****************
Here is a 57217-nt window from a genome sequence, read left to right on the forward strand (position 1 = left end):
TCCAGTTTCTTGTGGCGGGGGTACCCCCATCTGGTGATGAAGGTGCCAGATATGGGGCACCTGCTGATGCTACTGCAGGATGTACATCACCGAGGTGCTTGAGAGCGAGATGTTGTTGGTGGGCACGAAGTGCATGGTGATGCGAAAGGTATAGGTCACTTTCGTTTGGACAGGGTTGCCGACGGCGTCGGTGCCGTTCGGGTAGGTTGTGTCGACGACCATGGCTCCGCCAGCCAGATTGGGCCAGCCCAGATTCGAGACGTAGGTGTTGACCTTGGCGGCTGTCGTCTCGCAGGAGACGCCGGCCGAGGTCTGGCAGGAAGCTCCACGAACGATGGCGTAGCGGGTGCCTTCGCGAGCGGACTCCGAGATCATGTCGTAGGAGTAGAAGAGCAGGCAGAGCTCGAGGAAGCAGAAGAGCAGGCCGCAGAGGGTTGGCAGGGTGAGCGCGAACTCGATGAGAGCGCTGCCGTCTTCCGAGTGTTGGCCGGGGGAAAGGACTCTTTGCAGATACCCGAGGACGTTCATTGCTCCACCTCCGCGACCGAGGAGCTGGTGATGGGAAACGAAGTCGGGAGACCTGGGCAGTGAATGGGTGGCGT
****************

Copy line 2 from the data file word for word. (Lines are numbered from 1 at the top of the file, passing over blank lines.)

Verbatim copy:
TCCAGTTTCTTGTGGCGGGGGTACCCCCATCTGGTGATGAAGGTGCCAGATATGGGGCACCTGCTGATGCTACTGCAGGATGTACATCACCGAGGTGCTTGAGAGCGAGATGTTGTTGGTGGGCACGAAGTGCATGGTGATGCGAAAGGTATAGGTCACTTTCGTTTGGACAGGGTTGCCGACGGCGTCGGTGCCGTTCGGGTAGGTTGTGTCGACGACCATGGCTCCGCCAGCCAGATTGGGCCAGCCCAGATTCGAGACGTAGGTGTTGACCTTGGCGGCTGTCGTCTCGCAGGAGACGCCGGCCGAGGTCTGGCAGGAAGCTCCACGAACGATGGCGTAGCGGGTGCCTTCGCGAGCGGACTCCGAGATCATGTCGTAGGAGTAGAAGAGCAGGCAGAGCTCGAGGAAGCAGAAGAGCAGGCCGCAGAGGGTTGGCAGGGTGAGCGCGAACTCGATGAGAGCGCTGCCGTCTTCCGAGTGTTGGCCGGGGGAAAGGACTCTTTGCAGATACCCGAGGACGTTCATTGCTCCACCTCCGCGACCGAGGAGCTGGTGATGGGAAACGAAGTCGGGAGACCTGGGCAGTGAATGGGTGGCGT